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Technological change and the demand for currency: An analysis with household data

  • Francesco Lippi

    ()

    (University of Sassari, EIEF and CEPR)

  • Alessandro Secchi

    ()

    (Bank of Italy, Economics and International Relations)

Advances in transaction technology allow agents to economize on the cost of cash management. We argue that accounting for the impact of new transaction technologies on currency holding behaviour is important to obtain theoretically consistent estimates of the demand for money. We modify a standard inventory model to study the effect of withdrawal technology on the demand for currency. An empirical specification for households’ demand schedule is suggested, in which both the level of currency holdings and the interest rate elasticity of demand depend on the withdrawal technology available to agents (e.g. ATM card ownership or a high/low density of bank branches, ATMs). The theoretical implications are tested using a unique panel of Italian household data (on currency holdings, deposit interest rates, consumption, development of banking services, etc.) for the period 1989-2004.

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Paper provided by Bank of Italy, Economic Research and International Relations Area in its series Temi di discussione (Economic working papers) with number 697.

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Date of creation: Dec 2008
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Handle: RePEc:bdi:wptemi:td_697_08
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  1. Orazio Attanasio & Luigi Guiso & Tuillo Jappelli, 1998. "The Demand for Money, Financial Innovation, and the Welfare Cost of Inflation: An Analysis with Household Data," NBER Working Papers 6593, National Bureau of Economic Research, Inc.
  2. John V. Duca & William C. Whitesell, 1991. "Credit cards and money demand: a cross-sectional study," Research Paper 9112, Federal Reserve Bank of Dallas.
  3. Pedro Teles & Ruilin Zhou, 2005. "A stable money demand: Looking for the right monetary aggregate," Economic Perspectives, Federal Reserve Bank of Chicago, issue Q I, pages 50-63.
  4. Heckman, James J, 1979. "Sample Selection Bias as a Specification Error," Econometrica, Econometric Society, vol. 47(1), pages 153-61, January.
  5. Fernando Alvarez & Francesco Lippi, 2009. "Financial Innovation and the Transactions Demand for Cash," Econometrica, Econometric Society, vol. 77(2), pages 363-402, 03.
  6. Robert E. Lucas, Jr., 2000. "Inflation and Welfare," Econometrica, Econometric Society, vol. 68(2), pages 247-274, March.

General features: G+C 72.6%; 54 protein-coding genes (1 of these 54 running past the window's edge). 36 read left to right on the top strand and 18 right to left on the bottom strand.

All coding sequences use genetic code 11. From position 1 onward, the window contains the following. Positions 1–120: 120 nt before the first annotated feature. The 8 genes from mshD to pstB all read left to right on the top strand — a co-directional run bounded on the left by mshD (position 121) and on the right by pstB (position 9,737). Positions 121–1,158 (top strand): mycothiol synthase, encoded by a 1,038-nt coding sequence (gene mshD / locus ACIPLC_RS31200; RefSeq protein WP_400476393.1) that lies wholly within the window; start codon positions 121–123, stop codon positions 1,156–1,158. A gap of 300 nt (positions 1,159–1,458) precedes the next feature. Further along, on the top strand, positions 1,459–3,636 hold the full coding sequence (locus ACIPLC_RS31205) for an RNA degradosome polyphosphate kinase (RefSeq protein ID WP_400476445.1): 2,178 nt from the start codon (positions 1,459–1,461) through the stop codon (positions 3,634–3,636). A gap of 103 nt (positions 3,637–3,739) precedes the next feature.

7. King, Robert G., 1988. "Money demand in the United States: A quantitative review," Carnegie-Rochester Conference Series on Public Policy, Elsevier, vol. 29(1), pages 169-172, January.
  8. Casey B. Mulligan & Xavier Sala-i-Martin, 2000. "Extensive Margins and the Demand for Money at Low Interest Rates," Journal of Political Economy, University of Chicago Press, vol. 108(5), pages 961-991, October.
  9. Allan H. Meltzer, 1963. "The Demand for Money: The Evidence from the Time Series," Journal of Political Economy, University of Chicago Press, vol. 71, pages 219.
  10. Fiorella de Fiore & Pedro Teles, 1999. "The Optimal Mix Of Taxes on Money, Consumption and Income," Working Papers w199902, Banco de Portugal, Economics and Research Department.
  11. Puhani, Patrick A, 2000. " The Heckman Correction for Sample Selection and Its Critique," Journal of Economic Surveys, Wiley Blackwell, vol. 14(1), pages 53-68, February.
  12. Lucas, Robert E., 1988. "Money demand in the United States: A quantitative review," Carnegie-Rochester Conference Series on Public Policy, Elsevier, vol. 29(1), pages 137-167, January.
  13. Luca Casolaro & Leonardo Gambacorta & Luigi Guiso, 2005. "Regulation, formal and informal enforcement and the development of the household loan market. Lessons from Italy," Temi di discussione (Economic working papers) 560, Bank of Italy, Economic Research and International Relations Area.
  14. Fenoaltea, Stefano, 2005. "The growth of the Italian economy, 1861 1913: Preliminary second-generation estimates," European Review of Economic History, Cambridge University Press, vol. 9(03), pages 273-312, December.
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